What Does Moving towards a Zero-Carbon Future Means?

What Does Moving towards a Zero-Carbon Future Means?

Moving towards a Zero-Carbon Future

We’re facing an urgent crisis.

One which threatens our very existence, the Climate Catastrophe. The climate stability of the past twelve thousand years has come to an end and around the world we are now suffering from the impact.

Bleached coral reefs becoming cemeteries, Polar Regions melting, species driven to the brink of extinction.

It doesn’t make any sense if we think we’re the most intellectual creature on the planet, that we’re destroying our only home. We are at a critical juncture in our planet’s history.

What each one of us does in the next few years, will determine what happens in the next few thousand years. It will define our legacy to all future generations. One of the things that should concern us the most is just the scale and the urgency of the challenge.

If we look at our current emissions of carbon dioxide, they are continuing to increase exponentially and if we look at the trajectories that we need to be on (if we are to avoid exceeding 1.5 degrees of warming) we need to essentially reverse that today.

The Future of Energy is Zero Carbon

There is no question that the climate change that we are experiencing is due to human activity.

From the ice cores, we know that the carbon dioxide concentration today (at just over 400 parts per million) is about 40% higher than it’s been at any time in the previous 800,000 years. Should the carbon dioxide concentration continue to increase, climate warming is unavoidable.

As the amount of data we’re getting from satellites, climate models and our sensors is rapidly increasing as data capture technology improves, we need analysis techniques and equipment to improve in tandem. We need artificial intelligence or AI to tackle some of those large datasets, to identify patterns and interconnections in these data sets which are previously undetectable to traditional techniques.

AI will enable us to build improved predictive models for future climate change. The level of detail from these will be a game-changer for governments, for policymakers and businesses who are required to make decisions.

The transition required to hit zero carbon in 30 years’ time is going to change the whole economy.

Every aspect life as we know it now, has to change.

We need to allocate vast sums of money over the next few decades which needs to be deployed to re-model our factories, schools, hospitals and homes to be energy efficient and ultimately Net Zero. We need to have decarbonization of agriculture and industry worldwide.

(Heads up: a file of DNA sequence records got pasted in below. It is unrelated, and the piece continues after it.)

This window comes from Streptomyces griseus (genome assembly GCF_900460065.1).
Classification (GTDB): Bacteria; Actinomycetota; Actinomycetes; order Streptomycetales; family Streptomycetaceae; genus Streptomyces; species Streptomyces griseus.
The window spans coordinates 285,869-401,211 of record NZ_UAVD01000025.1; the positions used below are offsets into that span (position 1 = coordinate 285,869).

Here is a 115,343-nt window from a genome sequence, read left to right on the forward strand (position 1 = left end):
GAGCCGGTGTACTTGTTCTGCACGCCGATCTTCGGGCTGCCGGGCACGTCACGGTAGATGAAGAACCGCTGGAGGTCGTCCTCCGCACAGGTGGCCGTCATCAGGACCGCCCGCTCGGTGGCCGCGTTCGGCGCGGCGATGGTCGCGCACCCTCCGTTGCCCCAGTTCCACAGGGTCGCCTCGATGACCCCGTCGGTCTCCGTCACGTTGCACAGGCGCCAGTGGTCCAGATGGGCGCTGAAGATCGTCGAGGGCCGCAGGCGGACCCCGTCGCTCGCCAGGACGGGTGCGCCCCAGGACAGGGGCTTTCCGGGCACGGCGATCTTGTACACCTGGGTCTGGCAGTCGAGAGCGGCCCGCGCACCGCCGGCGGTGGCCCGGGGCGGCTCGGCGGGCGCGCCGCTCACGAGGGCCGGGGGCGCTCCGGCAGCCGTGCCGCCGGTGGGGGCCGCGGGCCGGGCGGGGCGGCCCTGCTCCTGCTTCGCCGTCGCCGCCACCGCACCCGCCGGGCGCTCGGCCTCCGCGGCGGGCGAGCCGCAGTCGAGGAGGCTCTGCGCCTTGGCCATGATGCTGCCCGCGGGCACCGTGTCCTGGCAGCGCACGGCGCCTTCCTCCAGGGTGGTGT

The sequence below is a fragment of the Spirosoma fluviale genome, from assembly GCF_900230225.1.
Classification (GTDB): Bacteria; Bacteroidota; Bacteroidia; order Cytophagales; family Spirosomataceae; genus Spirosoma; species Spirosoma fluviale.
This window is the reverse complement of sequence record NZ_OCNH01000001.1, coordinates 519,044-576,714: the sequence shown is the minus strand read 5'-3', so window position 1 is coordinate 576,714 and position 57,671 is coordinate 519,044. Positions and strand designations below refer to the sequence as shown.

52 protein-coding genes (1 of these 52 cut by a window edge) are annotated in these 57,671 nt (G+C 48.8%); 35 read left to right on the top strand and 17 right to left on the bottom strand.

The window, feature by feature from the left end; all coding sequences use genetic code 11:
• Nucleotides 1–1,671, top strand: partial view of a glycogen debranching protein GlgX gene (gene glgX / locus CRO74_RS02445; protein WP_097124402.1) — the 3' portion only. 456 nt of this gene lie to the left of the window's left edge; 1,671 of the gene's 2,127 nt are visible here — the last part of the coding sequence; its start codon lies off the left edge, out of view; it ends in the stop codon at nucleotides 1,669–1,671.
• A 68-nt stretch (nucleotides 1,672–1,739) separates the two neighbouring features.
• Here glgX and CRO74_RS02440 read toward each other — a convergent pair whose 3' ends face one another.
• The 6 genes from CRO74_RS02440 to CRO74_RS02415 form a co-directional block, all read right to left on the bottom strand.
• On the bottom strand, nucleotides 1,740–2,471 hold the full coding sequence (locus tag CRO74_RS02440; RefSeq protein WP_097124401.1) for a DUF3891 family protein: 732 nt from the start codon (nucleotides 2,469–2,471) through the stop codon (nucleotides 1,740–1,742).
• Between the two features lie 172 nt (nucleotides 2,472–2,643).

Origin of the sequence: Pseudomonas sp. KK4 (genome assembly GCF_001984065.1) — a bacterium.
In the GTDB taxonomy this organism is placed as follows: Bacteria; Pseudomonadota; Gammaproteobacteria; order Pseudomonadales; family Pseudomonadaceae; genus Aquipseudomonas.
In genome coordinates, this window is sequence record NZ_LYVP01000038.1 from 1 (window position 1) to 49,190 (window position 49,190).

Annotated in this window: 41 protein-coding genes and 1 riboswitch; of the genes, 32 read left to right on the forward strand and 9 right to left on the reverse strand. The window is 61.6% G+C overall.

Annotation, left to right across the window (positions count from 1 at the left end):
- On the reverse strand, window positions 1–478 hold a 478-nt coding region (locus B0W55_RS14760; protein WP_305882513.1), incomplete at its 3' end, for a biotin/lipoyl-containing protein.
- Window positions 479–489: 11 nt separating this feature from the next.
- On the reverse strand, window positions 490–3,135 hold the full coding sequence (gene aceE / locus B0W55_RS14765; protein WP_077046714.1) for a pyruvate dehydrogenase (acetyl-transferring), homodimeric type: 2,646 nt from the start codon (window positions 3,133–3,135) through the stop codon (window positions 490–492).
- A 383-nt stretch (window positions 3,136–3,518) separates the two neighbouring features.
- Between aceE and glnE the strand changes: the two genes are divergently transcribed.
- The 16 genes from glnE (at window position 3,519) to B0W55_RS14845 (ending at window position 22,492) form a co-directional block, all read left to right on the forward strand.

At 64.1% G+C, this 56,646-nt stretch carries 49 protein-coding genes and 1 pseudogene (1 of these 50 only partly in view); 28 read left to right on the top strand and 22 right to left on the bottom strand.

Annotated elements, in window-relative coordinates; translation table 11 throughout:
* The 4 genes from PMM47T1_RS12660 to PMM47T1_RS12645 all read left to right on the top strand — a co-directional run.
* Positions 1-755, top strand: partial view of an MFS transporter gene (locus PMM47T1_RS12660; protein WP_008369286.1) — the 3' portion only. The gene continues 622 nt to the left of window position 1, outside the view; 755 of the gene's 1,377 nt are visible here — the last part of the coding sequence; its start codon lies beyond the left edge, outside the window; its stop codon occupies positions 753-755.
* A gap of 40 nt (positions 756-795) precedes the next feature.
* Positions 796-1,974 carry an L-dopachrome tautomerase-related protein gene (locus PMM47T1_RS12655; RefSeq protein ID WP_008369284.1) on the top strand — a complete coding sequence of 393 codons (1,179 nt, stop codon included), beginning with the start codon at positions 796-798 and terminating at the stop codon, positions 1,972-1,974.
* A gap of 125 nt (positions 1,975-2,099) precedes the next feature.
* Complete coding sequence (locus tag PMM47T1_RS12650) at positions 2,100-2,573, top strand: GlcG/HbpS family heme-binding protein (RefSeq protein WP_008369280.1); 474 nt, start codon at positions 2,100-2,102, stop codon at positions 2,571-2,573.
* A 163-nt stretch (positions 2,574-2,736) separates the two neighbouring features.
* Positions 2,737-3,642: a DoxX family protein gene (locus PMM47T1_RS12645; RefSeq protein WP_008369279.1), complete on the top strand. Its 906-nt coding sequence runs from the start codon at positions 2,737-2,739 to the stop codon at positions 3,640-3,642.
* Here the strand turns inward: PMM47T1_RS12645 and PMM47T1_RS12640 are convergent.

We need to develop and implement progressive technologies so that our energy and power systems can be fueled renewably.

And all of that needs to be financed.

The primary source of greenhouse gas is the way that we generate and use energy. It is burning coal, oil and gas. The biggest opportunity is that we now have technologies for energy generation and energy storage that are zero carbon.

The challenge is, that the majority of the world will experience levels of personal wealth never achieved by previous generations and as it does so it uses more energy.

How we produce and consume food matters a huge amount not only for our own health and well-being but for the planet’s as well.

Agriculture is the human activity that transformed the world the most. Producing food takes up 40% of the world’s land surface. It is responsible for approximately 25 percent of human greenhouse gas emissions and about 70 percent of freshwater withdrawals.

It is vitally important that manufacturing techniques and practices are revolutionized to make our move toward a zero-carbon future.

Bottom Line:

Climate change is a global problem.

We must think of global emissions to act efficiently and economically. Reducing emissions throughout all aspects of our activities is essential. The way we now consume energy is the main contributor to climate change and carbon neutral alternatives helps to change our habits and delivers emission reductions and presents

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